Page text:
Your search history, email, and online shopping list are all things you would expect to be somewhat private, away from the prying eyes of authority or hackers. You might be surprised to discover that students hold little to none of those same rights that a private adult would have. What was once a debatable topic on independent internet privacy, is now just normal for students across Texas and the world.
It is no secret that companies utilize dodgy legal loopholes and 100-page terms of service to use your information. Consumer marketing is a multi-billion-dollar industry, and many citizens are already on their toes with what personal information companies are taking. Likewise, students and schools are no strangers to data collection.
Students are monitored by third-party programs that review data from messaging, the internet, and writing applications on school computers. The third-party monitoring software GoGuardian reports they have been monitoring “at least 5 million students as of 2018.” Unlike regular consumers, these monitoring companies don’t steal or sell private data from the monitored students. Students are accustomed to seeing the icons of applications such as GoGuardian or Classroom Spy on their computers. These applications allow teachers to view student’s screens remotely and block search results or websites deemed as inappropriate.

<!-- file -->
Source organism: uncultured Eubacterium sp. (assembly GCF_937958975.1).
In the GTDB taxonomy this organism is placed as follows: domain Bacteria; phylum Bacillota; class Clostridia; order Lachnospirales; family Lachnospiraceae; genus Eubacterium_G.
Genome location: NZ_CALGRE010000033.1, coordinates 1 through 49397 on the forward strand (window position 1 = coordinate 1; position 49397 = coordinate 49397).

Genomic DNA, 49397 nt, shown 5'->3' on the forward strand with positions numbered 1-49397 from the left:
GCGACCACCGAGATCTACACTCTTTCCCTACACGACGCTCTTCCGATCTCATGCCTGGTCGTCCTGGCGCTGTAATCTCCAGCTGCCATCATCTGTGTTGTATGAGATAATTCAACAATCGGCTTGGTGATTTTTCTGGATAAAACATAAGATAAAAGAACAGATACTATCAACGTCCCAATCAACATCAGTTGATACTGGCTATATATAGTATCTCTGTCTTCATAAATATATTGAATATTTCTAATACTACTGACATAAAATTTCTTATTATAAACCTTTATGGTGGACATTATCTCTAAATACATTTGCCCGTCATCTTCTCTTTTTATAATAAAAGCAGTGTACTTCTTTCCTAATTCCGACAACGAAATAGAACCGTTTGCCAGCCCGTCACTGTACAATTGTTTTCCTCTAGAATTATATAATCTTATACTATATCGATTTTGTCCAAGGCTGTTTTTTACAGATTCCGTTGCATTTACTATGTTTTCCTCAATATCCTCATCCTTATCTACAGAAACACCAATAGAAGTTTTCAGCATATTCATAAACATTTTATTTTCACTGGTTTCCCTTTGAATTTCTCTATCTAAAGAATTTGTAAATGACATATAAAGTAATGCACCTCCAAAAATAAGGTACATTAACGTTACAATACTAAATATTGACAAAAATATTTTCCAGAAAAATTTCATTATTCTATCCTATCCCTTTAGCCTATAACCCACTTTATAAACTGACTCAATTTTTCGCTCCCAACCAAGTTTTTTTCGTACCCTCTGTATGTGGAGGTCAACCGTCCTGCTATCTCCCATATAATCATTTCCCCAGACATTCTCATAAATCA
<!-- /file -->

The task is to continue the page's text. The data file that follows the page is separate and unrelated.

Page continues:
To parents who may be concerned about privacy; students do not have a choice whether they are monitored or not. Mandated by the government since 2000, the Children’s Internet Protection Act forces school districts to control what students can and cannot use the internet for. For instance, schools in the Dallas ISD take pride in their monitoring of students and hope it can help curb cheating, threats, and self-harm. Dallas ISD handbook has a section detailing the privacy students can expect when using the provided technology.